Devil in the White City by Erik Larson
Three out of Five Stars
“Make no little plans; they have no magic to stir men’s blood.
Larson tells two stories happening side by side during the late 1800’s in Chicago. One is the massive planning, development, and execution of the 1893 Chicago World’s Fair. The other is the true story of the serial killer that rampantly murdered hundreds of innocent victims while the city (and world) was blinded by the Fair’s brightness.
This book has been on my “to read” list since I lived in Chicago in 2009…and I think I had too high of expectations. Don’t get me wrong, this book is an incredible piece of work. I learned so many facts about the building of the 1893 World’s Fair in Chicago. The amount of passion and work put into the fair was amazing and it makes me sad that we no longer have similar expeditions. However, I was expecting the account of Dr. H. H. Holmes to be a little more…eh..graphic? (I don’t mean to sound overly morbid either) and more character development.
Overall, the facts and the history were very interesting, but I wanted a more personal connection with the historical characters. I wanted Larson to dive a little bit deeper into the psyche of the killer and relate it more to those of the architects in charge of the fair. To me, it read more like a historical biography rather than historical fiction.
The Valley of Amazement by Amy Tan
Five out of Five Stars
“Those were the reasons we both knew how deep love was, the shared pain that would outlast any pain we caused each other.”
“Teddy once told me that it’s natural that we feel alone, and that’s because our hearts are different from others and we don’t even know how. When we’re in love, as if by magic, our different hearts come together perfectly toward the same desire. Eventually, the differences return, and then comes heartache and mending, and, in between, much loneliness and fear. If love remains despite the pain of those differences, it must be guarded as rare.”
I truly loved this book and couldn’t put it down. Tan is known for her simple, yet magical, prose, and in Valley of Amazement she once again laces together a beautiful and heart wrenching narrative about mothers and daughters and surviving as a woman during the turn of the century in Shanghai.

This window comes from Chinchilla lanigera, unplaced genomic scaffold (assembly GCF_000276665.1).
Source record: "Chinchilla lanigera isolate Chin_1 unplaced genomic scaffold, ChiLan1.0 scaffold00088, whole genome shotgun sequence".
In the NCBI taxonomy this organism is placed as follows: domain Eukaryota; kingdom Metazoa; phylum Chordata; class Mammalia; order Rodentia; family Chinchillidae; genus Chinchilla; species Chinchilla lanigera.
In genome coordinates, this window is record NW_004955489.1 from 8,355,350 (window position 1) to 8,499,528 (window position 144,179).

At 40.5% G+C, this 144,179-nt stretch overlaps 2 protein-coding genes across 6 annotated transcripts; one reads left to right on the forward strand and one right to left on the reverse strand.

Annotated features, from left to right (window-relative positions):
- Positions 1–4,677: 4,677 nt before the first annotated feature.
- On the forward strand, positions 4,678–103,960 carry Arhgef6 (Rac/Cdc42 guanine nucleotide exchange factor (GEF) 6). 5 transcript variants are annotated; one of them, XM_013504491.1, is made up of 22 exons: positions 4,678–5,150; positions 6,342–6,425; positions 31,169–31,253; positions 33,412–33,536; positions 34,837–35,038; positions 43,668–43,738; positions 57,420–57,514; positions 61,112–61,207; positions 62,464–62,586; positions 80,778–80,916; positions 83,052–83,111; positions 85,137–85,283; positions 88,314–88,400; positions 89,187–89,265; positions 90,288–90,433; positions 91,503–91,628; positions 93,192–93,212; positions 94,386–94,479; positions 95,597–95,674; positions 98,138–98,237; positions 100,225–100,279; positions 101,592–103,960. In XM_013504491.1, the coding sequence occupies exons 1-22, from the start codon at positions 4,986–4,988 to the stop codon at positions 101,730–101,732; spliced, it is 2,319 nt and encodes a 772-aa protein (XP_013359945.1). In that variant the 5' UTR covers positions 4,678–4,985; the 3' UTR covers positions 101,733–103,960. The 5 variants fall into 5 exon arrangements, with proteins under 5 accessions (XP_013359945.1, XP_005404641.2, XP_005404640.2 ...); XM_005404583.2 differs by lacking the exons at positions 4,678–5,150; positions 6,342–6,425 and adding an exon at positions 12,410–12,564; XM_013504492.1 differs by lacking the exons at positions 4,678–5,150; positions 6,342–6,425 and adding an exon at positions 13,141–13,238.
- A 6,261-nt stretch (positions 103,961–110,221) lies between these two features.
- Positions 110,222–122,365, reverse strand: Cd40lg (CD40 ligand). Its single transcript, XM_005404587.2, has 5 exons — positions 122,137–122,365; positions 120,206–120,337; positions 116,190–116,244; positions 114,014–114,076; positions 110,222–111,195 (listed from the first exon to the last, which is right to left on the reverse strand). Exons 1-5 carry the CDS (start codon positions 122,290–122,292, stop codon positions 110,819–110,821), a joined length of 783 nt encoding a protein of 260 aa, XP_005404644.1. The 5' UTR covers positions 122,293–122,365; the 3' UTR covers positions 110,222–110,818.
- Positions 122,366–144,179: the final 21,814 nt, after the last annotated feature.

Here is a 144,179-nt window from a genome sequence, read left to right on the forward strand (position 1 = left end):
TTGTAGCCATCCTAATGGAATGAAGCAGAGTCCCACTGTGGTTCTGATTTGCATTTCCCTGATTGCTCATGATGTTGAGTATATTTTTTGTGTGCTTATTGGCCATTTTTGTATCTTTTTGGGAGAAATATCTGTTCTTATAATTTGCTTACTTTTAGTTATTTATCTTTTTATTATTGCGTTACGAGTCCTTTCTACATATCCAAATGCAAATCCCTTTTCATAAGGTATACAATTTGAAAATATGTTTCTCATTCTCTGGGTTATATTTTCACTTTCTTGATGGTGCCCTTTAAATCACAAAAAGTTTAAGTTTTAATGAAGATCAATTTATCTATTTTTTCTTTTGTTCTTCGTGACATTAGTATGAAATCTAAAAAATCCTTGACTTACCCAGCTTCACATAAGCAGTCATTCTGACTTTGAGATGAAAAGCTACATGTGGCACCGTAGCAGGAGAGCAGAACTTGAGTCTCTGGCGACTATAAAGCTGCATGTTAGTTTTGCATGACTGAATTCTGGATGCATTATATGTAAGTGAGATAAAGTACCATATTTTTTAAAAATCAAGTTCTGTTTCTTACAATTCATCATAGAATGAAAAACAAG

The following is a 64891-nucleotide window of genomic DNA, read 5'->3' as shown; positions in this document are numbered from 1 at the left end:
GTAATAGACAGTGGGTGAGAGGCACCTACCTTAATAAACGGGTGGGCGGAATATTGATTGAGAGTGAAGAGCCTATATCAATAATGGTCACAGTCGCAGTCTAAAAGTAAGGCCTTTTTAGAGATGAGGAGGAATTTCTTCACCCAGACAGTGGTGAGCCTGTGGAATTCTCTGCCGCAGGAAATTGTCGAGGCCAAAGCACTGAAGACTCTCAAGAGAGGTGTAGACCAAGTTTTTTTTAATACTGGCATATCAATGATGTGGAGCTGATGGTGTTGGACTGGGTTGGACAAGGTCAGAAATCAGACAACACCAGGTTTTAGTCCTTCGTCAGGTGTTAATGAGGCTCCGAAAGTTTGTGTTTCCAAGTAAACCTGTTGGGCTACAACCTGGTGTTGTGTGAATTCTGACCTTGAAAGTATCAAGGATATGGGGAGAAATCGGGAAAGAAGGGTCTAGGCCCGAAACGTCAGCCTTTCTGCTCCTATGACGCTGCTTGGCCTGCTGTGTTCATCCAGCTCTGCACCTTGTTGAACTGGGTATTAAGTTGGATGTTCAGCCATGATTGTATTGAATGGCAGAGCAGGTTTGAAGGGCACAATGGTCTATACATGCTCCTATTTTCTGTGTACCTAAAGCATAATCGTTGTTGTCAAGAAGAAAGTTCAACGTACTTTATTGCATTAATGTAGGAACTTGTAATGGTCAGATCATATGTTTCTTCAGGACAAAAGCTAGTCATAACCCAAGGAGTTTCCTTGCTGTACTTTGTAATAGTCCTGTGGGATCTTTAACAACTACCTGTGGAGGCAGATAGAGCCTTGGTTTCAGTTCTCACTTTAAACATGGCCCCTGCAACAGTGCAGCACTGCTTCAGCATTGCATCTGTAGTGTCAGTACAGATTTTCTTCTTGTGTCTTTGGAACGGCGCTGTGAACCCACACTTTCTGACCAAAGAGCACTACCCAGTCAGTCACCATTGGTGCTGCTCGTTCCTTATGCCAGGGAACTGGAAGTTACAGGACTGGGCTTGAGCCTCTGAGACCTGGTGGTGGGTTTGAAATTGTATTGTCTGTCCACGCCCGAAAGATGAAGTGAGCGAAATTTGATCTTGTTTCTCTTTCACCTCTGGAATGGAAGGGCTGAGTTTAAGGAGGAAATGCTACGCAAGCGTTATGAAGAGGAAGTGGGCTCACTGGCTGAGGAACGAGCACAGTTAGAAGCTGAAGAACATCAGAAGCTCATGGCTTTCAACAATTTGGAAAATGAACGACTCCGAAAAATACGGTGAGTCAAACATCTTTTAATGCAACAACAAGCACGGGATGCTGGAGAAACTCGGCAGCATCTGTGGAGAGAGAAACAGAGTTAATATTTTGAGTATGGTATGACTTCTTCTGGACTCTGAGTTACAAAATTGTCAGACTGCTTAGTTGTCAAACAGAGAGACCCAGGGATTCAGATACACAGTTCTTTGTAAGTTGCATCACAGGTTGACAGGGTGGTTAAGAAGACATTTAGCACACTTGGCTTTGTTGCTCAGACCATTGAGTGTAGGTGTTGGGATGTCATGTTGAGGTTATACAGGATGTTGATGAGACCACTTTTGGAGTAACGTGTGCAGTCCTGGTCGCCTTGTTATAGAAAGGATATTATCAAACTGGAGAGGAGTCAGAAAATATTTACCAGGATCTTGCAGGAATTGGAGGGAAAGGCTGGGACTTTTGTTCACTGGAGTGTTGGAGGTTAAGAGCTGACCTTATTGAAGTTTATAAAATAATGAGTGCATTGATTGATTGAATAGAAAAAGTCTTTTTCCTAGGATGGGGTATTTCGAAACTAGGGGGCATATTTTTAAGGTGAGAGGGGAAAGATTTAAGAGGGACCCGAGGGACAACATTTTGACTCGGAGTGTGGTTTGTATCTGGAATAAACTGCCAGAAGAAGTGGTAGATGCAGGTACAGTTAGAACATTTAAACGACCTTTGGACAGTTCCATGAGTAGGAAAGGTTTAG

The novel spans 80 years and two continents and weaves together the lives of three generations of women. The main character, Violet, the daughter of an American woman who manages a courtesan house, is kidnapped and sold as a virgin courtesan at a young age. As Violet endures every tragedy possible we stand beside her as she tries mercifully to hold onto hope, self-affirmation, love, and forgiveness.
This book was a treasure and I enjoyed soaking up the words and history and the overpowering feelings of hope and love that surround mothers, daughter, and female friendships.
What Alice Forgot by Liane Moriaty
Four out of Five Stars
“Each memory, good and bad, was another invisible thread that bound them together…It was as simple and complicated as that. Love after children, after you’ve hurt each other and forgiven each other, bored each other and surprised each other, after you’ve seen the worst and the best…-well, that sort of love is ineffable. It deserves its own word.”
“I’ve come to think that’s what heaven is- a place in the memory of others where our best selves live on.”
On a little bit of a lighter note, compared to the above Valley of Amazement, What Alice Forgot was a fun read that was equally has hard to put down. What I liked most about this book was Moriaty’s way of expressing heartbreaking life moments like infertility, divorce, and loss of self in such a refreshing, and yes, fun way.
If you woke up and couldn’t remember the last 10 years of your life, what would you wish you did different? This book is about Alice, a fun and vibrant 28 year old who is madly in love with her husband and is pregnant with her first child. She then wakes up, after a fall off a bike at the gym, to realize that she is now 38, mother of three children and currently divorcing her husband. She doesn’t recognize herself, her friends, or her family. So much has changed and she does her best to put together the missing pieces.
A great reminder to hold on to what is important to you, no matter what life throws your way.